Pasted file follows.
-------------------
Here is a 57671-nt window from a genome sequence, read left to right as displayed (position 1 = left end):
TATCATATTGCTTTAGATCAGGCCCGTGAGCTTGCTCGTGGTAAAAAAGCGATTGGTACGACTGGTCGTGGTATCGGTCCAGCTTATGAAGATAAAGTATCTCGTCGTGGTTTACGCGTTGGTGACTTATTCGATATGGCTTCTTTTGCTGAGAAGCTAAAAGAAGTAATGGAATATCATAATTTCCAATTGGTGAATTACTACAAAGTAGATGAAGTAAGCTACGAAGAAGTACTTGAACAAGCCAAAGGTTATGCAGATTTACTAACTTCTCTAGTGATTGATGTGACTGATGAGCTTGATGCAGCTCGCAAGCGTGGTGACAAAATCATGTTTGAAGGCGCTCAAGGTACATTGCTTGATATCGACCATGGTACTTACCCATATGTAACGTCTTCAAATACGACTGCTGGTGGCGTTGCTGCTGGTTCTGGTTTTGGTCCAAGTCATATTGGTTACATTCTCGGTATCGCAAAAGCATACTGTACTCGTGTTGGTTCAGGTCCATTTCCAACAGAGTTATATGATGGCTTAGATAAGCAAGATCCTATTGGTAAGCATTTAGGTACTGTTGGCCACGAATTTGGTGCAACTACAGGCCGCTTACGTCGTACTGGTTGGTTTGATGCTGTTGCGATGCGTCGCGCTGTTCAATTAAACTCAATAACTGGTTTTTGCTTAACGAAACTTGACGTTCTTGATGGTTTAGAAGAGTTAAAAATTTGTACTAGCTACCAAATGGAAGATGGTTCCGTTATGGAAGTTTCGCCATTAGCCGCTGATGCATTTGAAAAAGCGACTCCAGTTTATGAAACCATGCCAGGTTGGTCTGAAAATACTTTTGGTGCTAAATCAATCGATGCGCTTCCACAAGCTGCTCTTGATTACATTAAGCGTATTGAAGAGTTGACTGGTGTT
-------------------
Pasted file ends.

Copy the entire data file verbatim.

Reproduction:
Here is a 57671-nt window from a genome sequence, read left to right as displayed (position 1 = left end):
TATCATATTGCTTTAGATCAGGCCCGTGAGCTTGCTCGTGGTAAAAAAGCGATTGGTACGACTGGTCGTGGTATCGGTCCAGCTTATGAAGATAAAGTATCTCGTCGTGGTTTACGCGTTGGTGACTTATTCGATATGGCTTCTTTTGCTGAGAAGCTAAAAGAAGTAATGGAATATCATAATTTCCAATTGGTGAATTACTACAAAGTAGATGAAGTAAGCTACGAAGAAGTACTTGAACAAGCCAAAGGTTATGCAGATTTACTAACTTCTCTAGTGATTGATGTGACTGATGAGCTTGATGCAGCTCGCAAGCGTGGTGACAAAATCATGTTTGAAGGCGCTCAAGGTACATTGCTTGATATCGACCATGGTACTTACCCATATGTAACGTCTTCAAATACGACTGCTGGTGGCGTTGCTGCTGGTTCTGGTTTTGGTCCAAGTCATATTGGTTACATTCTCGGTATCGCAAAAGCATACTGTACTCGTGTTGGTTCAGGTCCATTTCCAACAGAGTTATATGATGGCTTAGATAAGCAAGATCCTATTGGTAAGCATTTAGGTACTGTTGGCCACGAATTTGGTGCAACTACAGGCCGCTTACGTCGTACTGGTTGGTTTGATGCTGTTGCGATGCGTCGCGCTGTTCAATTAAACTCAATAACTGGTTTTTGCTTAACGAAACTTGACGTTCTTGATGGTTTAGAAGAGTTAAAAATTTGTACTAGCTACCAAATGGAAGATGGTTCCGTTATGGAAGTTTCGCCATTAGCCGCTGATGCATTTGAAAAAGCGACTCCAGTTTATGAAACCATGCCAGGTTGGTCTGAAAATACTTTTGGTGCTAAATCAATCGATGCGCTTCCACAAGCTGCTCTTGATTACATTAAGCGTATTGAAGAGTTGACTGGTGTT